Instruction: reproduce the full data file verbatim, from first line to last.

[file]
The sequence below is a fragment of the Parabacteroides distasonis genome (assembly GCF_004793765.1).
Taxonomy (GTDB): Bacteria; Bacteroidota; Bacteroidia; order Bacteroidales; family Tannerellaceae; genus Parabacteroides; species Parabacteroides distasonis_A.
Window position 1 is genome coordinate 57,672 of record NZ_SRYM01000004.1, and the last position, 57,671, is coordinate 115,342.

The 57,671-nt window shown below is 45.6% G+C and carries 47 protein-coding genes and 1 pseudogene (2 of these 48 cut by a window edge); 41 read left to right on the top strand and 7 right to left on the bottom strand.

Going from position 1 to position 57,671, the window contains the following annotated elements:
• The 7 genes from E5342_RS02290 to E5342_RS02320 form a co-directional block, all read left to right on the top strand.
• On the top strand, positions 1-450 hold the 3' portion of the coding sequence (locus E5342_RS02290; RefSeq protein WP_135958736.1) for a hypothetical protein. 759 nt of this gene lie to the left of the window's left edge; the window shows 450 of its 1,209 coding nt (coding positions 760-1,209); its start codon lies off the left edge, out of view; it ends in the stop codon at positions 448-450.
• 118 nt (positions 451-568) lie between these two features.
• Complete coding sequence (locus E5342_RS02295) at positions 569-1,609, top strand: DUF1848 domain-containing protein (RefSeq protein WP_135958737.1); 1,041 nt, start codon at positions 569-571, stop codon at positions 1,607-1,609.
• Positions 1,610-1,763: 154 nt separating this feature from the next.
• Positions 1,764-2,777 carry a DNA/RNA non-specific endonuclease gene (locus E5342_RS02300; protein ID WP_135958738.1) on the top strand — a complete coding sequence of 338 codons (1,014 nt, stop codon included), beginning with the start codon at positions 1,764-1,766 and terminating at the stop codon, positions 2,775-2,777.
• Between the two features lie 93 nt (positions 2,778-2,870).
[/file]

The sequence below is a fragment of the Parabacteroides distasonis genome (assembly GCF_004793765.1).
Taxonomy (GTDB): Bacteria; Bacteroidota; Bacteroidia; order Bacteroidales; family Tannerellaceae; genus Parabacteroides; species Parabacteroides distasonis_A.
Window position 1 is genome coordinate 57,672 of record NZ_SRYM01000004.1, and the last position, 57,671, is coordinate 115,342.

The 57,671-nt window shown below is 45.6% G+C and carries 47 protein-coding genes and 1 pseudogene (2 of these 48 cut by a window edge); 41 read left to right on the top strand and 7 right to left on the bottom strand.

Going from position 1 to position 57,671, the window contains the following annotated elements:
• The 7 genes from E5342_RS02290 to E5342_RS02320 form a co-directional block, all read left to right on the top strand.
• On the top strand, positions 1-450 hold the 3' portion of the coding sequence (locus E5342_RS02290; RefSeq protein WP_135958736.1) for a hypothetical protein. 759 nt of this gene lie to the left of the window's left edge; the window shows 450 of its 1,209 coding nt (coding positions 760-1,209); its start codon lies off the left edge, out of view; it ends in the stop codon at positions 448-450.
• 118 nt (positions 451-568) lie between these two features.
• Complete coding sequence (locus E5342_RS02295) at positions 569-1,609, top strand: DUF1848 domain-containing protein (RefSeq protein WP_135958737.1); 1,041 nt, start codon at positions 569-571, stop codon at positions 1,607-1,609.
• Positions 1,610-1,763: 154 nt separating this feature from the next.
• Positions 1,764-2,777 carry a DNA/RNA non-specific endonuclease gene (locus E5342_RS02300; protein ID WP_135958738.1) on the top strand — a complete coding sequence of 338 codons (1,014 nt, stop codon included), beginning with the start codon at positions 1,764-1,766 and terminating at the stop codon, positions 2,775-2,777.
• Between the two features lie 93 nt (positions 2,778-2,870).